My paper exploring expanding explicating elluminating these e-thoughts, “Reflexing the MAOA and Gothic Oedipus: God, the Paradrome and Nick Land” has been accepted for publication June 2014! yai me. I’ll post PDF here later.

Setting Up a New Twitter Account

Originally posted at The Obama Diary, read my About page for more info.

1. Go to: https://twitter.com/

Sign up instructions are also here w/ screenshots

2. Note the “New to Twitter? Join Today!” boxes

3. Enter Full Name, Email and Password

Enter your name. If your Twitter account should not be associated with your work or other email, then set up a free email account at Yahoo!, Gmail, or another email provider. Make sure the new email account is confirmed before setting up a new Twitter account. Think of a strong password for this account (Twitter verifies the strength on the next screen and, if you need to, it can be changed to something stronger).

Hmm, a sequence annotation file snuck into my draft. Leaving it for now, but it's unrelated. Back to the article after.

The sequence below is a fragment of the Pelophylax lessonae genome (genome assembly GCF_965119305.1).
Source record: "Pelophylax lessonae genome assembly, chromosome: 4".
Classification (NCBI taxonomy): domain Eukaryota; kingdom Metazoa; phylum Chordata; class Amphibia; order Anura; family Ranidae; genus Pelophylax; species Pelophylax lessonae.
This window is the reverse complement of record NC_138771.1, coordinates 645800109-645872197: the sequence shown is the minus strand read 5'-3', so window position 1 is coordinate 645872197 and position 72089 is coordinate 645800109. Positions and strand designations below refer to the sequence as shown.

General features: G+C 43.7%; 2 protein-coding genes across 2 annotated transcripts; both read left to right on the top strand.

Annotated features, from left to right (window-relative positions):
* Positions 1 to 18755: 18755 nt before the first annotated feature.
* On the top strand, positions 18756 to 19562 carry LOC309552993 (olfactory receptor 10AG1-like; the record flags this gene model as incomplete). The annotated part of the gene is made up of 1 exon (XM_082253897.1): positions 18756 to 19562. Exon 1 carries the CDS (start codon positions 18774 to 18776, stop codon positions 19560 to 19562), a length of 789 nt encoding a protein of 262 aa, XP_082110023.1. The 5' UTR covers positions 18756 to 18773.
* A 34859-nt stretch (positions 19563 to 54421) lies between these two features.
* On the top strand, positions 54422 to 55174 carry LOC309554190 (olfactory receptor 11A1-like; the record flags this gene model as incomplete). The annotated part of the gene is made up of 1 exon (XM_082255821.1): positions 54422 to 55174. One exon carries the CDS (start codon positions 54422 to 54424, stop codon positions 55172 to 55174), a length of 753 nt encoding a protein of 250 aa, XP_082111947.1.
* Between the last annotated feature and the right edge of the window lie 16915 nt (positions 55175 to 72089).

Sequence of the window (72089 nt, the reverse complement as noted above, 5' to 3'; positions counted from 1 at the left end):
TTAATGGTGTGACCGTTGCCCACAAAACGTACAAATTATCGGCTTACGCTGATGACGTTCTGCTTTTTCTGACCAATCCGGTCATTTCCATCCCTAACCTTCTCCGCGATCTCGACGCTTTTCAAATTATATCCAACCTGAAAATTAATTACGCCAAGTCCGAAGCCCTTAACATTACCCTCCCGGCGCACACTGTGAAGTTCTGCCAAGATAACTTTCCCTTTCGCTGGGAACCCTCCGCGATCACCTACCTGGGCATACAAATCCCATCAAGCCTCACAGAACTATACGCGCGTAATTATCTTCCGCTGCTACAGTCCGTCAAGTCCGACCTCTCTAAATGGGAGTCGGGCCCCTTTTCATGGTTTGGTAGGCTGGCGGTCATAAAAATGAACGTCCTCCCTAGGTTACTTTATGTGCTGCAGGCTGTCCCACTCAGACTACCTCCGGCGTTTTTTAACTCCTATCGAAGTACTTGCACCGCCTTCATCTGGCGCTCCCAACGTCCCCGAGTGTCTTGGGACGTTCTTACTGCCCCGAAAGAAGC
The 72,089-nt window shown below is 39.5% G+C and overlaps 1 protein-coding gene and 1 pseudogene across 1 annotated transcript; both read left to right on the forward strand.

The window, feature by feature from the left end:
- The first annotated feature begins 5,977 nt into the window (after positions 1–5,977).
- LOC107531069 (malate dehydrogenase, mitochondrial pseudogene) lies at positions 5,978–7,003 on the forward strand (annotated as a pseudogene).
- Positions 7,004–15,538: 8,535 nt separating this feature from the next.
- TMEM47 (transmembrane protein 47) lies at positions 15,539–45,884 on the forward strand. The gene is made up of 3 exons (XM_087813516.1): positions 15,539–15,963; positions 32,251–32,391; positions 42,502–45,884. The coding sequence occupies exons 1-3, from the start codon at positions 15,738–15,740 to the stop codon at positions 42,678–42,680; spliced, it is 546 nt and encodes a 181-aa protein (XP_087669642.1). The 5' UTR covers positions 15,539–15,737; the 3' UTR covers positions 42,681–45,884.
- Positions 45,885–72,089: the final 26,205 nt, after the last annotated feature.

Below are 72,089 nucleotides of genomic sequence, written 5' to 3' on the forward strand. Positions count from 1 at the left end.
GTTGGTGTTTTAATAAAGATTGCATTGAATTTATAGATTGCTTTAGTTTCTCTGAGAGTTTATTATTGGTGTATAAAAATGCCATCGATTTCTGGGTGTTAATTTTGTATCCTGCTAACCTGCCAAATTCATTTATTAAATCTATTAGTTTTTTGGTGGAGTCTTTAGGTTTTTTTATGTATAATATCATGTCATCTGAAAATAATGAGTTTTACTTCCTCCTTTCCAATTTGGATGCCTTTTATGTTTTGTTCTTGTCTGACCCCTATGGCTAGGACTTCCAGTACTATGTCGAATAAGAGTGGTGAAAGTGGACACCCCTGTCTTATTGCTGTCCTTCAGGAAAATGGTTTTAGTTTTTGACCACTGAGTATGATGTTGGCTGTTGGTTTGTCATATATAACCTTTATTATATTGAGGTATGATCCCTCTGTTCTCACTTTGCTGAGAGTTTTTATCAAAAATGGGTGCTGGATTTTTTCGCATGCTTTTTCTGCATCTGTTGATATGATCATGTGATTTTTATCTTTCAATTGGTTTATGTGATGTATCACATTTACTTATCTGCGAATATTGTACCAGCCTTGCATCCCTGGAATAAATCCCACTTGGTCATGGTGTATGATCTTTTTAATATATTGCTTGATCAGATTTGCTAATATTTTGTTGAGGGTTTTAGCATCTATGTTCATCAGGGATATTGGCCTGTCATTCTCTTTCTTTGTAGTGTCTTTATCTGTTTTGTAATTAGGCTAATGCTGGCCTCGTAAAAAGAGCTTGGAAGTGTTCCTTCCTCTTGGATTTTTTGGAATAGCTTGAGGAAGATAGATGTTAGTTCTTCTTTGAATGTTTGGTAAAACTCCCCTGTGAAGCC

4. Click “Sign Up” button